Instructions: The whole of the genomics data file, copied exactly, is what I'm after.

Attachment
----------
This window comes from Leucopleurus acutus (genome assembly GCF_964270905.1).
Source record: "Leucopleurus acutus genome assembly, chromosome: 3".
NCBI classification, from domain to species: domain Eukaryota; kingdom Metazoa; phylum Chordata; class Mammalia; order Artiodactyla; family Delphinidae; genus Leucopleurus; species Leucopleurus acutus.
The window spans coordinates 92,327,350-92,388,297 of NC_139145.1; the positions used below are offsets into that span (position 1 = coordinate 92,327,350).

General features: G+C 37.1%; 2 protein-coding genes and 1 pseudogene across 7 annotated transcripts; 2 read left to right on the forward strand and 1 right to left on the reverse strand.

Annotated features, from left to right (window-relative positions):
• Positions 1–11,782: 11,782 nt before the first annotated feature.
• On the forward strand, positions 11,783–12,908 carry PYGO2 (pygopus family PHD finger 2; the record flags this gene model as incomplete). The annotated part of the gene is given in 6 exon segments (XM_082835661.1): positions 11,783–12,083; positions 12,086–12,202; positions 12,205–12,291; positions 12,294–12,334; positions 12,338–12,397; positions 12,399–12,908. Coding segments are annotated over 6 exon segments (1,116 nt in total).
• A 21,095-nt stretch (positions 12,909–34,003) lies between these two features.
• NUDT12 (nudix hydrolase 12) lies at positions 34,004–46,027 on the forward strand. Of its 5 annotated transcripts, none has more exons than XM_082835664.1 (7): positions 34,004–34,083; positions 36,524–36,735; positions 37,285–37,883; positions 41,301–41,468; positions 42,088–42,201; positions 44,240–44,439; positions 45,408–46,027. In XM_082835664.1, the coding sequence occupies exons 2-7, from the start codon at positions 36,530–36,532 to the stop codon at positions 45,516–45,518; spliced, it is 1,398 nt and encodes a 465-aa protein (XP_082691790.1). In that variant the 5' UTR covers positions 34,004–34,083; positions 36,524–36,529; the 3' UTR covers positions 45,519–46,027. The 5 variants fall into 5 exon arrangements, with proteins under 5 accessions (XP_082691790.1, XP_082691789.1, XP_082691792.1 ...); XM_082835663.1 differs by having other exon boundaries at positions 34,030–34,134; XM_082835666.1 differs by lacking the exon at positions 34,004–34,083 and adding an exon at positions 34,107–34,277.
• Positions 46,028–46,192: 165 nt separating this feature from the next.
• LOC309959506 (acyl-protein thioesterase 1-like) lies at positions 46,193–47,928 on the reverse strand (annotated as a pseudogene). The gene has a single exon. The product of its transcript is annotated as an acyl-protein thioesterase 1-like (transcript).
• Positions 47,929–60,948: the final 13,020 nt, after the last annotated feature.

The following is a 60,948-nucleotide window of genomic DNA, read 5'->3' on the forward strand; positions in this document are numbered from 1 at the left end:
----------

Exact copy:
This window comes from Leucopleurus acutus (genome assembly GCF_964270905.1).
Source record: "Leucopleurus acutus genome assembly, chromosome: 3".
NCBI classification, from domain to species: domain Eukaryota; kingdom Metazoa; phylum Chordata; class Mammalia; order Artiodactyla; family Delphinidae; genus Leucopleurus; species Leucopleurus acutus.
The window spans coordinates 92,327,350-92,388,297 of NC_139145.1; the positions used below are offsets into that span (position 1 = coordinate 92,327,350).

General features: G+C 37.1%; 2 protein-coding genes and 1 pseudogene across 7 annotated transcripts; 2 read left to right on the forward strand and 1 right to left on the reverse strand.

Annotated features, from left to right (window-relative positions):
• Positions 1–11,782: 11,782 nt before the first annotated feature.
• On the forward strand, positions 11,783–12,908 carry PYGO2 (pygopus family PHD finger 2; the record flags this gene model as incomplete). The annotated part of the gene is given in 6 exon segments (XM_082835661.1): positions 11,783–12,083; positions 12,086–12,202; positions 12,205–12,291; positions 12,294–12,334; positions 12,338–12,397; positions 12,399–12,908. Coding segments are annotated over 6 exon segments (1,116 nt in total).
• A 21,095-nt stretch (positions 12,909–34,003) lies between these two features.
• NUDT12 (nudix hydrolase 12) lies at positions 34,004–46,027 on the forward strand. Of its 5 annotated transcripts, none has more exons than XM_082835664.1 (7): positions 34,004–34,083; positions 36,524–36,735; positions 37,285–37,883; positions 41,301–41,468; positions 42,088–42,201; positions 44,240–44,439; positions 45,408–46,027. In XM_082835664.1, the coding sequence occupies exons 2-7, from the start codon at positions 36,530–36,532 to the stop codon at positions 45,516–45,518; spliced, it is 1,398 nt and encodes a 465-aa protein (XP_082691790.1). In that variant the 5' UTR covers positions 34,004–34,083; positions 36,524–36,529; the 3' UTR covers positions 45,519–46,027. The 5 variants fall into 5 exon arrangements, with proteins under 5 accessions (XP_082691790.1, XP_082691789.1, XP_082691792.1 ...); XM_082835663.1 differs by having other exon boundaries at positions 34,030–34,134; XM_082835666.1 differs by lacking the exon at positions 34,004–34,083 and adding an exon at positions 34,107–34,277.
• Positions 46,028–46,192: 165 nt separating this feature from the next.
• LOC309959506 (acyl-protein thioesterase 1-like) lies at positions 46,193–47,928 on the reverse strand (annotated as a pseudogene). The gene has a single exon. The product of its transcript is annotated as an acyl-protein thioesterase 1-like (transcript).
• Positions 47,929–60,948: the final 13,020 nt, after the last annotated feature.

The following is a 60,948-nucleotide window of genomic DNA, read 5'->3' on the forward strand; positions in this document are numbered from 1 at the left end: